As difficult as it is to tear one's attention away from the hourly circus in DC in favor of tasty internet link sausages...
- There's a dark side to the distributive arts that doesn't get enough attention. At the moment, one of the most obvious examples is determining the authorship of Chihuly glass sculptures — individual creations to a plan of some kind by highly skilled (but undisclosed and largely anonymous) craftsmen. This is just the shadow of H'wood and N'ville. There just aren't a lot of films that justify "A BigEgo Film" for someone who is a well-known producer or director — there are so many creative, highly skilled people also involved, beginning with the scriptwriters and going through the set/costume designers, sound/music creators, directors of cinematography, editors, and somewhere in there the actors, not to mention the army of technicians without whose skills none of the rest of them could be properly recorded for our appreciation. Similarly, Brittany Spears didn't play an instrument… or write the music or lyrics (or even have a clue about them before being handed a "potential new hit"), or do the show choreography or design or lighting, or do any of the technical things in the studio… and her brand is a middle-of-the-road offender in the world of N'ville. And the less said about "Gordon Lish," the better — and that's far from the only example I could name in publishing, even restricting myself just to "American literary lions of the mid-twentieth century."
To ensure that it's even more thoroughly screwed up, we're going to have judges — lawyers — guide the decisionmaking. Members of a profession that regards true creativity as at best a vaguely insulting patch on a small hole in the grand scheme; that disdains facts, and more particularly the difficulty of gathering them accurately; that does its damndest to ensure that there are no exceptional circumstances, and those that are truly exceptional are treated as "outside the law" requiring extralegal response (like "clemency" or "pardon" or "prosecutorial discretion"). Yeah, that's going to give an appropriate result that will adapt to changing circumstances.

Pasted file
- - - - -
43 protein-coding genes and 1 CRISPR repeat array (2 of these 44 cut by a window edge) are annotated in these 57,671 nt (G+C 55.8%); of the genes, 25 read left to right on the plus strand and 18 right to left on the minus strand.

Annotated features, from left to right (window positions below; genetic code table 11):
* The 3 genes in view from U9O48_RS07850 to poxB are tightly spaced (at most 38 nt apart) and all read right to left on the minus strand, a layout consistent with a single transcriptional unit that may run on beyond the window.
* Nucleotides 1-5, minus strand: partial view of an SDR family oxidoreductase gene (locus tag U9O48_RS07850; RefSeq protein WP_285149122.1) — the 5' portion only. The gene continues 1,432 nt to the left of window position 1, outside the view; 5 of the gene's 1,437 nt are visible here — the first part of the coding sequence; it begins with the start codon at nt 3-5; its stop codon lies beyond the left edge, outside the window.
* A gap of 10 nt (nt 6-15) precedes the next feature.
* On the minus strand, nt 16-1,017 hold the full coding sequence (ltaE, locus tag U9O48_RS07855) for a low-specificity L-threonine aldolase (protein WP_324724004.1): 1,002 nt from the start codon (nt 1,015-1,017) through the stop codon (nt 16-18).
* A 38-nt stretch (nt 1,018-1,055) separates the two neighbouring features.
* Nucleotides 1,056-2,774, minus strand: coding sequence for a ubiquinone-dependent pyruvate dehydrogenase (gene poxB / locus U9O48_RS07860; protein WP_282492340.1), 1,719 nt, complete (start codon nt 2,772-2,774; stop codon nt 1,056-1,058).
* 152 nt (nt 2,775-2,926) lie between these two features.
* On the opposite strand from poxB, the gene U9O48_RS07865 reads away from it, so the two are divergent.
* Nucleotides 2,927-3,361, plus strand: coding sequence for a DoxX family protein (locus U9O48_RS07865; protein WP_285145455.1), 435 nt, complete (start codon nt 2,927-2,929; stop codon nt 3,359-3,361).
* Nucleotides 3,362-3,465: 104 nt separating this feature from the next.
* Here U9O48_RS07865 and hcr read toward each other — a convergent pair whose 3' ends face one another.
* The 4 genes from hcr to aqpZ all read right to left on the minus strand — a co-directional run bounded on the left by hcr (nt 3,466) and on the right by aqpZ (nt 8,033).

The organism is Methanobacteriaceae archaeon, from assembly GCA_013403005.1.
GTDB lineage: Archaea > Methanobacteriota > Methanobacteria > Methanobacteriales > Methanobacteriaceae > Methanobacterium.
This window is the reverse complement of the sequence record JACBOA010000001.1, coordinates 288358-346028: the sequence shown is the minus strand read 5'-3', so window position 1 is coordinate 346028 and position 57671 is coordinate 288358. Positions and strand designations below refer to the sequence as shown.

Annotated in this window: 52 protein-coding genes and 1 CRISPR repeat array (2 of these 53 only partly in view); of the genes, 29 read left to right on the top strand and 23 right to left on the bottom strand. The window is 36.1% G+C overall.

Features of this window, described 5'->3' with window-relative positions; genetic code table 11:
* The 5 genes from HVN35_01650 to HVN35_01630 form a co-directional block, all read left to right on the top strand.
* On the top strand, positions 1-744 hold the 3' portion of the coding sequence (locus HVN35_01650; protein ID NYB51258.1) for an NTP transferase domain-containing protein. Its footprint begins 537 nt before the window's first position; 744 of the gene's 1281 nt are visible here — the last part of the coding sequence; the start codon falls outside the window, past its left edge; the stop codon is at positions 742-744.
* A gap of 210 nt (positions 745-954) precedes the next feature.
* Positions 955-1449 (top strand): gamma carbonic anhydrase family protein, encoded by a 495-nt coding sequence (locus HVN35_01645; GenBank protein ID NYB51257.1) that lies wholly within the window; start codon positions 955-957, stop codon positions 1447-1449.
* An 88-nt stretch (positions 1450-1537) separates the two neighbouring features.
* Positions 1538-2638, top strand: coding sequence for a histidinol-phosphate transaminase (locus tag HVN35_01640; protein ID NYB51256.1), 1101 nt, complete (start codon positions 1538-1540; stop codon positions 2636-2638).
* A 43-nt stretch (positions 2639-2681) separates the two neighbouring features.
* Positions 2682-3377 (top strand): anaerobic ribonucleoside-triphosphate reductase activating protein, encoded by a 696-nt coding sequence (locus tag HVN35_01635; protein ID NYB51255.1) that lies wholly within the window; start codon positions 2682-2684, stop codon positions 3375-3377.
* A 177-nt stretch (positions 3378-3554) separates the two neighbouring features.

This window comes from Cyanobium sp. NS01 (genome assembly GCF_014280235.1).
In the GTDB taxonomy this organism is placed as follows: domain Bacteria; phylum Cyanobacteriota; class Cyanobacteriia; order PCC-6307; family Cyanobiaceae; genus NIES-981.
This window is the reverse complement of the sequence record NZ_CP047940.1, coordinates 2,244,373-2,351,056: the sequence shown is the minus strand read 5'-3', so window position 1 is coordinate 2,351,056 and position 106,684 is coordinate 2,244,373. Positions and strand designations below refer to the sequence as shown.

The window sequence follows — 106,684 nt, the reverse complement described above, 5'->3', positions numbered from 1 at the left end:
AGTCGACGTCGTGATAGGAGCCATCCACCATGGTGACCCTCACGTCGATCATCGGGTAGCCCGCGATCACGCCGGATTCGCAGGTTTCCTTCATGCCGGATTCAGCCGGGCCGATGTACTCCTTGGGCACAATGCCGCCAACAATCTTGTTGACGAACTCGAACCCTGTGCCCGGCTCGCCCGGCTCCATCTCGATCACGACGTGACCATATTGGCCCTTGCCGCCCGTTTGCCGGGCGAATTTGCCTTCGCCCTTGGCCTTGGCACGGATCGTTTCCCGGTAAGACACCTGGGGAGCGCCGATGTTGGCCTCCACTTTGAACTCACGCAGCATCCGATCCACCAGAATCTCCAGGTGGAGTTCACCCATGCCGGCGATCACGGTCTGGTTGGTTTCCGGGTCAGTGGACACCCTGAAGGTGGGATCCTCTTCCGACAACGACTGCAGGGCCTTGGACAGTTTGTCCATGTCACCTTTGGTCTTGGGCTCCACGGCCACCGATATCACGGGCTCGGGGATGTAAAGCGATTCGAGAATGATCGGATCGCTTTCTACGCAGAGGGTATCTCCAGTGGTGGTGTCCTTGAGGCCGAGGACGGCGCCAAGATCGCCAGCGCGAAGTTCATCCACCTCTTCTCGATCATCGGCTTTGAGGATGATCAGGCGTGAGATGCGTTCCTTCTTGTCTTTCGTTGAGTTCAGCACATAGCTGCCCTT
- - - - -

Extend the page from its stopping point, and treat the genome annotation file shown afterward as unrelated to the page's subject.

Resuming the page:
- Meanwhile, there's the problem of what is really growing in education. There are lots of similar references out there, from preschool on up. These complaints, however, represent pendular motion, making up for decades — centuries, even — of administrative neglect and incompetence in academia. That's not to defend overhiring and overemphasis on administrative positions now; it's to understand the source. The number of administrative screwups that I observed from the 1970s on in educational contexts that required only a bit of competent administrative attention early on (instead of boatloads of paper thrown at them later, as was required by the objective bad faith in desegregation and other equality-of-opportunity matters) exceeds my capacity to count conveniently, even with the assistance of a calculator. So, to make up for the past and prevent the past from recurring in the future, the beancounters have essentially mandated a different kind of screwup in the present: Self-justifying drones.
- Let's hear it for being a bit too friendly to be a friend of the court. There's actually a quite simple solution, but it's one that the legal profession has steadfastly refused to even contemplate for decades. In my first profession, the rule of thumb was "If there's an appearance of a conflict of interest or undue influence, there is a conflict of interest or undue influence." That decisional rule might make it difficult for some of the bigger law firms (or small-and-medium firms in small-and-medium markets and contexts) to continue with current practices… unless the profession were also smart enough to do away with the artificial trade-protectionist barriers of "state registration and regulation of lawyers," which would reopen matters in a way that the profession has also refused to even contemplate for decades.
I have no love lost for any of the law firms mentioned in that article, or the so-called US Chamber of Commerce (which thinks of itself more like the local Chamber of Commerce in Pleasantville than it's prepared to admit). In fact, I've had direct adverse encounters with the Chamber and with two of the law firms (and lawyers) mentioned… and one of them has since largely cleaned up its act and is still on the wrong side of the ethical wall, under the standards of my first profession…. Then there's the historical meaning of "commerce," which is almost always thoroughly undermined by the US Chamber of Commerce and its quasioligopolist policies and membership (which, frankly, would probably be much happier if Letters Patent were issued — and required — for each of its members' lines of business!).